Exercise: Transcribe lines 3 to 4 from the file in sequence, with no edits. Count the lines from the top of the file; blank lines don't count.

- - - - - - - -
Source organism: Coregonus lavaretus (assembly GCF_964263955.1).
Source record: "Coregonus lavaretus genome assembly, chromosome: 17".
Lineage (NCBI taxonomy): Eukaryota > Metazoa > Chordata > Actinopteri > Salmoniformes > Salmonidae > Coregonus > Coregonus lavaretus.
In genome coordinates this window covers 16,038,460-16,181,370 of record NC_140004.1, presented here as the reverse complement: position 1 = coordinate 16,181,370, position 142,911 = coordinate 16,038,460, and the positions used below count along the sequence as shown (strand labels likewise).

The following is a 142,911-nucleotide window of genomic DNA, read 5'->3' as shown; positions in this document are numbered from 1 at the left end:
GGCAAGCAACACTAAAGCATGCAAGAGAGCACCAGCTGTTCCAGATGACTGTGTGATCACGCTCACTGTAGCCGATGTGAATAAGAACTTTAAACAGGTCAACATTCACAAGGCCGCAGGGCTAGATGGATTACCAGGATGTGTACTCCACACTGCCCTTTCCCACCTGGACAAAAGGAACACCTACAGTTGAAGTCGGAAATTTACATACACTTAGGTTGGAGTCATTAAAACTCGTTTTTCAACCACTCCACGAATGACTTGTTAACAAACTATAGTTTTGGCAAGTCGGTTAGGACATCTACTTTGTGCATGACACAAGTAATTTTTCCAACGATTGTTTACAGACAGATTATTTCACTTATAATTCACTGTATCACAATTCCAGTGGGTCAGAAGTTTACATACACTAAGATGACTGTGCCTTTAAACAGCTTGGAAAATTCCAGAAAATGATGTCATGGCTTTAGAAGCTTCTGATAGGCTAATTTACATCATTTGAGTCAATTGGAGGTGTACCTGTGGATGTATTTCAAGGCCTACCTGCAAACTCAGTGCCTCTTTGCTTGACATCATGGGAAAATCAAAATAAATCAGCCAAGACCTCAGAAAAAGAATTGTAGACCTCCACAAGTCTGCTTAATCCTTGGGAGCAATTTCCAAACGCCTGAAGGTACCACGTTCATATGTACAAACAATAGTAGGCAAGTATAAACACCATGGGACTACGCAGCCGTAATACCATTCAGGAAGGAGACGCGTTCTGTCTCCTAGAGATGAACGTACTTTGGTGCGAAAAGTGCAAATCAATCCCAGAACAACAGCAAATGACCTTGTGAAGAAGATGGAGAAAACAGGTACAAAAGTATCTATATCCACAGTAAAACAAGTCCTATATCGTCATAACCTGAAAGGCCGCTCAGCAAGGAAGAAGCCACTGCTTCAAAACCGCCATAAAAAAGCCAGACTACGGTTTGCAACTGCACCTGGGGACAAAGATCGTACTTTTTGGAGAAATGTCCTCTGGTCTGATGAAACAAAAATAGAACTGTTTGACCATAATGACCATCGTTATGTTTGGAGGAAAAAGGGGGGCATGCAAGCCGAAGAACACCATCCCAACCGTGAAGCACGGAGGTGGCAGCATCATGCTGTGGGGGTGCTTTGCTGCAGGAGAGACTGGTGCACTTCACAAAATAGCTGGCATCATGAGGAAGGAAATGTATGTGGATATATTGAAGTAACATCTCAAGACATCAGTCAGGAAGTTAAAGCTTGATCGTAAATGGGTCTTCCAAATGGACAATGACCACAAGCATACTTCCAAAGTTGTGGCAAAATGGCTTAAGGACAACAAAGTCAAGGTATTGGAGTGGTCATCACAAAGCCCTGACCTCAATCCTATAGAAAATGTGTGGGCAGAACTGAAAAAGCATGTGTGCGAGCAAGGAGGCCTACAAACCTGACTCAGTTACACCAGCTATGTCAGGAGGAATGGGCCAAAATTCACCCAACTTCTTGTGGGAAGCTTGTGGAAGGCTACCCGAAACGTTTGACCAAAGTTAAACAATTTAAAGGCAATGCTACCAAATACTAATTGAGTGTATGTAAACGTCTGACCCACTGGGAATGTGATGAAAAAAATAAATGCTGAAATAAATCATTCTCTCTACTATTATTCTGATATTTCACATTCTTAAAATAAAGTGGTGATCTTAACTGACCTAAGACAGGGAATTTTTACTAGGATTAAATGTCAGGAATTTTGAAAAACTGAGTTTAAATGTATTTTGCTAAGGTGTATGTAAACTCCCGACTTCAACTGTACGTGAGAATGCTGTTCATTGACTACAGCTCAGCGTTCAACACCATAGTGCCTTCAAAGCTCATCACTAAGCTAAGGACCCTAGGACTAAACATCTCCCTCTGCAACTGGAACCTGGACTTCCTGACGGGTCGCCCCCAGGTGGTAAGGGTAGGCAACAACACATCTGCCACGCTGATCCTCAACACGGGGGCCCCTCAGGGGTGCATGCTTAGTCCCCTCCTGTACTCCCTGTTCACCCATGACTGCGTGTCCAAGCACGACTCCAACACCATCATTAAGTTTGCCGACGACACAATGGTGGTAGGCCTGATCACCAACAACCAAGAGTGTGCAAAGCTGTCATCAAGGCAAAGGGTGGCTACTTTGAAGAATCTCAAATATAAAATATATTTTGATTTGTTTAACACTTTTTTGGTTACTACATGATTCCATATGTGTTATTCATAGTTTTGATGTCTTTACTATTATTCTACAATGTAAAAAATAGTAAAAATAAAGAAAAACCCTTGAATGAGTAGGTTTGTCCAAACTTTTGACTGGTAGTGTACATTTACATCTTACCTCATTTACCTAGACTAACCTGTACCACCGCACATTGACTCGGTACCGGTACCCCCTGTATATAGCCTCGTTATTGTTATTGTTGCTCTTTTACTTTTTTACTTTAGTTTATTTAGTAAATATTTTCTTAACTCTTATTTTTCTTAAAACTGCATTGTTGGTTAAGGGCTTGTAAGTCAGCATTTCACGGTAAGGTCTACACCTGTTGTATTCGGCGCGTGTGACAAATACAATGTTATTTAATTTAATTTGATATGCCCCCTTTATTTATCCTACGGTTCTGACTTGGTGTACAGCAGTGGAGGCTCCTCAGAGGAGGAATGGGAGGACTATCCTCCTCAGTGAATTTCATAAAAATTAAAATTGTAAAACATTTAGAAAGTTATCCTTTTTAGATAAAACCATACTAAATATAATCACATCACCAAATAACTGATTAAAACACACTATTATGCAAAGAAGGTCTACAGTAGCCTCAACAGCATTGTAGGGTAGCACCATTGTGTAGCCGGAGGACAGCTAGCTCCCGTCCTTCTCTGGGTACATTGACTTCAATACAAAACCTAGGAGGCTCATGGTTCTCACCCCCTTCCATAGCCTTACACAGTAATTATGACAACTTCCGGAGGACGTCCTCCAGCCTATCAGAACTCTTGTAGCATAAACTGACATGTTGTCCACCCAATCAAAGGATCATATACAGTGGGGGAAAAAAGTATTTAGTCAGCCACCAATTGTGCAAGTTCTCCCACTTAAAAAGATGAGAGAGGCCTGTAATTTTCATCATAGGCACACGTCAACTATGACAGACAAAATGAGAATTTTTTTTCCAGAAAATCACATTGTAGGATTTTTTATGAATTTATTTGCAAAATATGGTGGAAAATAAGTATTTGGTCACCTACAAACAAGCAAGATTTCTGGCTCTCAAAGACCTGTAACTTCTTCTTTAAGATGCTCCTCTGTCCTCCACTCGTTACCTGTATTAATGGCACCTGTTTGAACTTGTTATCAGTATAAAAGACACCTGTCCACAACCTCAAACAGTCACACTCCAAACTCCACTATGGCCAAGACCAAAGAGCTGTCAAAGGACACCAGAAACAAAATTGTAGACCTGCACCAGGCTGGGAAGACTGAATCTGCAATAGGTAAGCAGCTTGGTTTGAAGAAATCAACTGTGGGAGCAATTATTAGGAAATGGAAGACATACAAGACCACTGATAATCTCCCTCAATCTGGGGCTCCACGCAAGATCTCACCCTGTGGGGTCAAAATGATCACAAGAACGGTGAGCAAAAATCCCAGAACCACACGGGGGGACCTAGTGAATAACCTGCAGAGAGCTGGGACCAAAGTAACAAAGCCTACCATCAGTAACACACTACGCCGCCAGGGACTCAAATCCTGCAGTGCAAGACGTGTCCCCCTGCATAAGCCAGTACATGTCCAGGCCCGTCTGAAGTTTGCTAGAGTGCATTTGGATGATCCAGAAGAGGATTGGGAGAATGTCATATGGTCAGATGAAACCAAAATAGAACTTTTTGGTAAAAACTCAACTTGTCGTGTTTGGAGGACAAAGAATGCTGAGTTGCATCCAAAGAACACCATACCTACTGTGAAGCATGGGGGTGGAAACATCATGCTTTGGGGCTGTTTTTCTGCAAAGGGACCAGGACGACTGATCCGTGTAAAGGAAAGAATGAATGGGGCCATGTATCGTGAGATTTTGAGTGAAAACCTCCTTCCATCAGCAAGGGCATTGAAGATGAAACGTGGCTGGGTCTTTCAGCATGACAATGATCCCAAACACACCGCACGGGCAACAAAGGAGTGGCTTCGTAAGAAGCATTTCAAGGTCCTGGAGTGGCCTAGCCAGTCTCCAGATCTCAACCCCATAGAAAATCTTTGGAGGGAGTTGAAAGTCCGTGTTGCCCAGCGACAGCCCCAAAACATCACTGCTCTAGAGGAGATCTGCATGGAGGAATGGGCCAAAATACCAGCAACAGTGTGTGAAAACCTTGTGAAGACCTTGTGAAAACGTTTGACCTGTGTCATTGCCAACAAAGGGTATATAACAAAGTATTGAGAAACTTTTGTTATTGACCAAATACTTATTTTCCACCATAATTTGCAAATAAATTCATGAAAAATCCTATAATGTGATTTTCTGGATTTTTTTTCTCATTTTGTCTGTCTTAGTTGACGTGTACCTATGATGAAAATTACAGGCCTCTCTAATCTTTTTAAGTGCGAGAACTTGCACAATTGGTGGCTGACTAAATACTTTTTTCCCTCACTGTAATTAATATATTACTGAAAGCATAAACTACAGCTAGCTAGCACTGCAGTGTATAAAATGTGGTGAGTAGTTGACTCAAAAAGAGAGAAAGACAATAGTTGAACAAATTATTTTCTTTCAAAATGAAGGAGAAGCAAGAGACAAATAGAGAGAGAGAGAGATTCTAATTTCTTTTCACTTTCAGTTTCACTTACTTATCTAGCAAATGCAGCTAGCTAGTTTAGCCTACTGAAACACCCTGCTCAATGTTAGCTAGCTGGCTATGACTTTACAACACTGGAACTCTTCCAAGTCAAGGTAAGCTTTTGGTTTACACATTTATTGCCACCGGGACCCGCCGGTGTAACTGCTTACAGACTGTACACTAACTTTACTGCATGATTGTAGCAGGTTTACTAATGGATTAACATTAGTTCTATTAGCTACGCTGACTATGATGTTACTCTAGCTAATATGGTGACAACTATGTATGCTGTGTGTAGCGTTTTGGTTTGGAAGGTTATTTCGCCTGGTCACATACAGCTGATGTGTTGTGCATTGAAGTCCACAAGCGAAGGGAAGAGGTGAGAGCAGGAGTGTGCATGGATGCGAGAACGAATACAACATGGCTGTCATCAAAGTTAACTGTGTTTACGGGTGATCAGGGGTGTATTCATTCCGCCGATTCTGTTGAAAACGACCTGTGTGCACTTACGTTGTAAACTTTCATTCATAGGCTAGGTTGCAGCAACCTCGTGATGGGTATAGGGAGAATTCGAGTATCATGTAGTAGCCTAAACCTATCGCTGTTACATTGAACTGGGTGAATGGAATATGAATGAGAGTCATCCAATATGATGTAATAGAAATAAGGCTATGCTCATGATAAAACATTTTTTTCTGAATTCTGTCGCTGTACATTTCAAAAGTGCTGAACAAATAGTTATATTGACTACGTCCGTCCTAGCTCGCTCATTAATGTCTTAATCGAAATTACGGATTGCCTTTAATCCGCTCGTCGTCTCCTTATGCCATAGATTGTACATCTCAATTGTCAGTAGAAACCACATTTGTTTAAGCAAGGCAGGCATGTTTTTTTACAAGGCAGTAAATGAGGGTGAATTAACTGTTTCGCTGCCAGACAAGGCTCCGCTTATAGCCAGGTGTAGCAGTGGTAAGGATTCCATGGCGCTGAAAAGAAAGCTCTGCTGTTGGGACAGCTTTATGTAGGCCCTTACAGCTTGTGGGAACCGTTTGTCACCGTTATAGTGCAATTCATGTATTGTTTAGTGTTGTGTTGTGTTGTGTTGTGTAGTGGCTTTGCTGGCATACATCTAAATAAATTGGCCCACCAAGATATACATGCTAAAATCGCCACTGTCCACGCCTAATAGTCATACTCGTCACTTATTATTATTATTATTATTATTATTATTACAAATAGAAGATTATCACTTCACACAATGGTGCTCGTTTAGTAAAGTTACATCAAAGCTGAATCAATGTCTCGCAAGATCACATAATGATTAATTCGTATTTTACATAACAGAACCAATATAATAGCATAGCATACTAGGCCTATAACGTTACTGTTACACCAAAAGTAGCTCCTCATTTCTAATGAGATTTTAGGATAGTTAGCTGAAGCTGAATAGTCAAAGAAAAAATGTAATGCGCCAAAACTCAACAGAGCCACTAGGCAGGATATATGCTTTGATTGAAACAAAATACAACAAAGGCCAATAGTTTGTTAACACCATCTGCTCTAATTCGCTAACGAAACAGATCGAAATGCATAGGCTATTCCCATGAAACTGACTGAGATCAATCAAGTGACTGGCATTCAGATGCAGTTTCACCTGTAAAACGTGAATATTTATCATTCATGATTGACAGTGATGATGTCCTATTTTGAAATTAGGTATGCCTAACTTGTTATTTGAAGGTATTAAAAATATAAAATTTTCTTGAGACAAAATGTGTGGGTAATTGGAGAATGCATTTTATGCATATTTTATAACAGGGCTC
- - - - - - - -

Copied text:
Lineage (NCBI taxonomy): Eukaryota > Metazoa > Chordata > Actinopteri > Salmoniformes > Salmonidae > Coregonus > Coregonus lavaretus.
In genome coordinates this window covers 16,038,460-16,181,370 of record NC_140004.1, presented here as the reverse complement: position 1 = coordinate 16,181,370, position 142,911 = coordinate 16,038,460, and the positions used below count along the sequence as shown (strand labels likewise).